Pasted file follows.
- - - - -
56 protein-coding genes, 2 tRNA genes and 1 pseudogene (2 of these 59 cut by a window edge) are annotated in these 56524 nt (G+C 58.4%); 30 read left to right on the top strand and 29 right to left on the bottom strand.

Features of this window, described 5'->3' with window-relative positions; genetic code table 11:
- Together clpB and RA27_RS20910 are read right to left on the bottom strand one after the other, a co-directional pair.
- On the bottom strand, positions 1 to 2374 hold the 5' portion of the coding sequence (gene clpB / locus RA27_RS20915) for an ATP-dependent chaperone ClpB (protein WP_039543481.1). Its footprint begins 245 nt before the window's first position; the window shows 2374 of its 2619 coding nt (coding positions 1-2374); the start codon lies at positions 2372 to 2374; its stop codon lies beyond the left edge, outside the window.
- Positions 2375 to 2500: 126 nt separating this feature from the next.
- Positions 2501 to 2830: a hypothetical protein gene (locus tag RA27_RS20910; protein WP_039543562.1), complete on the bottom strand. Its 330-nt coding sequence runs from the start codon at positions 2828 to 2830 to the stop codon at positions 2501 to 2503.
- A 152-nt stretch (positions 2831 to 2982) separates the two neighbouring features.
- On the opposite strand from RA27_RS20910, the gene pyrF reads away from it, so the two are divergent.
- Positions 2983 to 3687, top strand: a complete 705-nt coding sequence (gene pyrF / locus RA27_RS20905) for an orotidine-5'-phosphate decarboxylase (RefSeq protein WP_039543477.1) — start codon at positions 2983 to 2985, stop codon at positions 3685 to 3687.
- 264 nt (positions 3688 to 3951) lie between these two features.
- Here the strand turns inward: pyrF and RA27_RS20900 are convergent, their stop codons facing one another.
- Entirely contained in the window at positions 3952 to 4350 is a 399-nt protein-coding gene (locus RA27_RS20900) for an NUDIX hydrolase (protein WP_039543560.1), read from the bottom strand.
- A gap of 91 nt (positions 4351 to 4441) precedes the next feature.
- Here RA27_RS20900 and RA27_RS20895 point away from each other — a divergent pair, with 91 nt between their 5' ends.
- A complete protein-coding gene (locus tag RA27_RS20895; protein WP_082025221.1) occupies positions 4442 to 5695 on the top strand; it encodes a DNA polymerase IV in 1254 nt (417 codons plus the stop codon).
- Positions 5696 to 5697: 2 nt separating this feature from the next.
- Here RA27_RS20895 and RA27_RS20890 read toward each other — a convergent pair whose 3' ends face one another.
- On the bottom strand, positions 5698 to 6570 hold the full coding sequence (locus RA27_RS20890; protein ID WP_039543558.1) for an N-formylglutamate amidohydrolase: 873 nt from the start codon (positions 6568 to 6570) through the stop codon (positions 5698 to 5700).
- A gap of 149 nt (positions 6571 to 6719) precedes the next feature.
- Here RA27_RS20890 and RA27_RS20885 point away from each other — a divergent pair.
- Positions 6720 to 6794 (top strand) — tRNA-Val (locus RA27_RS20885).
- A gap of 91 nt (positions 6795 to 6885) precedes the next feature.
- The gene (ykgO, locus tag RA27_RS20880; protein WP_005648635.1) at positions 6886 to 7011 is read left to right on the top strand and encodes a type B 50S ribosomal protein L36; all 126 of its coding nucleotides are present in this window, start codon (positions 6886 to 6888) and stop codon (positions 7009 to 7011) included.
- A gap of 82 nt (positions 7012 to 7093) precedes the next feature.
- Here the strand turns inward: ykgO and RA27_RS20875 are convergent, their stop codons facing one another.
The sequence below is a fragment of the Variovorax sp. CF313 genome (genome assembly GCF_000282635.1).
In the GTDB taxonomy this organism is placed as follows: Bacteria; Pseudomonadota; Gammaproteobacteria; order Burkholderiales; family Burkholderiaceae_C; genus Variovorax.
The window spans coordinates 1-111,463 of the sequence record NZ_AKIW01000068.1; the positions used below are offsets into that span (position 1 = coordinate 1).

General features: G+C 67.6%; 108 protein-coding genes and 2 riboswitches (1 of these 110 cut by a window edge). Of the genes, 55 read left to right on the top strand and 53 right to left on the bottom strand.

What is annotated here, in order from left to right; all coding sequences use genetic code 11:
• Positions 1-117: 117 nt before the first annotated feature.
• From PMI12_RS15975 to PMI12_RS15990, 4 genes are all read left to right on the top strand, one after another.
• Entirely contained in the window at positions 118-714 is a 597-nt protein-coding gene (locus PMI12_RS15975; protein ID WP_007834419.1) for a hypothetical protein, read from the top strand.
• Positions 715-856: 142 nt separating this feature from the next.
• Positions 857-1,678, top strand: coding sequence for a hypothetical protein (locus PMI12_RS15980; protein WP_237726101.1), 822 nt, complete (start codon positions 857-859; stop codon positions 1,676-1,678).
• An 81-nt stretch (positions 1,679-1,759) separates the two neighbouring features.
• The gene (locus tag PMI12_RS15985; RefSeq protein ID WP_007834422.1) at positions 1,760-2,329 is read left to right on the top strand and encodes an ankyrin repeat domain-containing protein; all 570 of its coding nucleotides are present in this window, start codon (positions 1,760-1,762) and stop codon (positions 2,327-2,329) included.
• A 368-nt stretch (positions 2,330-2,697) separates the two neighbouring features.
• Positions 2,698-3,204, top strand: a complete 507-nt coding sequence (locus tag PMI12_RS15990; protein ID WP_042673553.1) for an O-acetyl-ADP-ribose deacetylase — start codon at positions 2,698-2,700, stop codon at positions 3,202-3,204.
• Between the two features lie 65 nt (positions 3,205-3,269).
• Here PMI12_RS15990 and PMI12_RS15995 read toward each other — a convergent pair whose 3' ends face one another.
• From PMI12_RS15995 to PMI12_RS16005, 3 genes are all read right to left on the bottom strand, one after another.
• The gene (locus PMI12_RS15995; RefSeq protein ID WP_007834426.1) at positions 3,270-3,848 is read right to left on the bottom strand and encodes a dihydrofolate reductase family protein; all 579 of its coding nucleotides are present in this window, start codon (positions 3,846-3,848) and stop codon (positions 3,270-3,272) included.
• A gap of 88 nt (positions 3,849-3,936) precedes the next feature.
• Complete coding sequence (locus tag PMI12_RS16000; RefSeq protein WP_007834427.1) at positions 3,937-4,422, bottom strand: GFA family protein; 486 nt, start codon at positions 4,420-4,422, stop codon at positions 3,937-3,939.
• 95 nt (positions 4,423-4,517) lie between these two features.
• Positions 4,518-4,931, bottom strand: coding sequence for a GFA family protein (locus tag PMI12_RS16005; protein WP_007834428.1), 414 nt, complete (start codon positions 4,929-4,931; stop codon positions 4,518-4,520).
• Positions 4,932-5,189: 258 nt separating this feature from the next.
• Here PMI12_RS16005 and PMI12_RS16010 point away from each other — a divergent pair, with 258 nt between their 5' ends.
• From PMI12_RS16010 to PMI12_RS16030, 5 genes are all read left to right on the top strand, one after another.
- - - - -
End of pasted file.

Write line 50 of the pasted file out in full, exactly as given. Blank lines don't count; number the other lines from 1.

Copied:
• From PMI12_RS16010 to PMI12_RS16030, 5 genes are all read left to right on the top strand, one after another.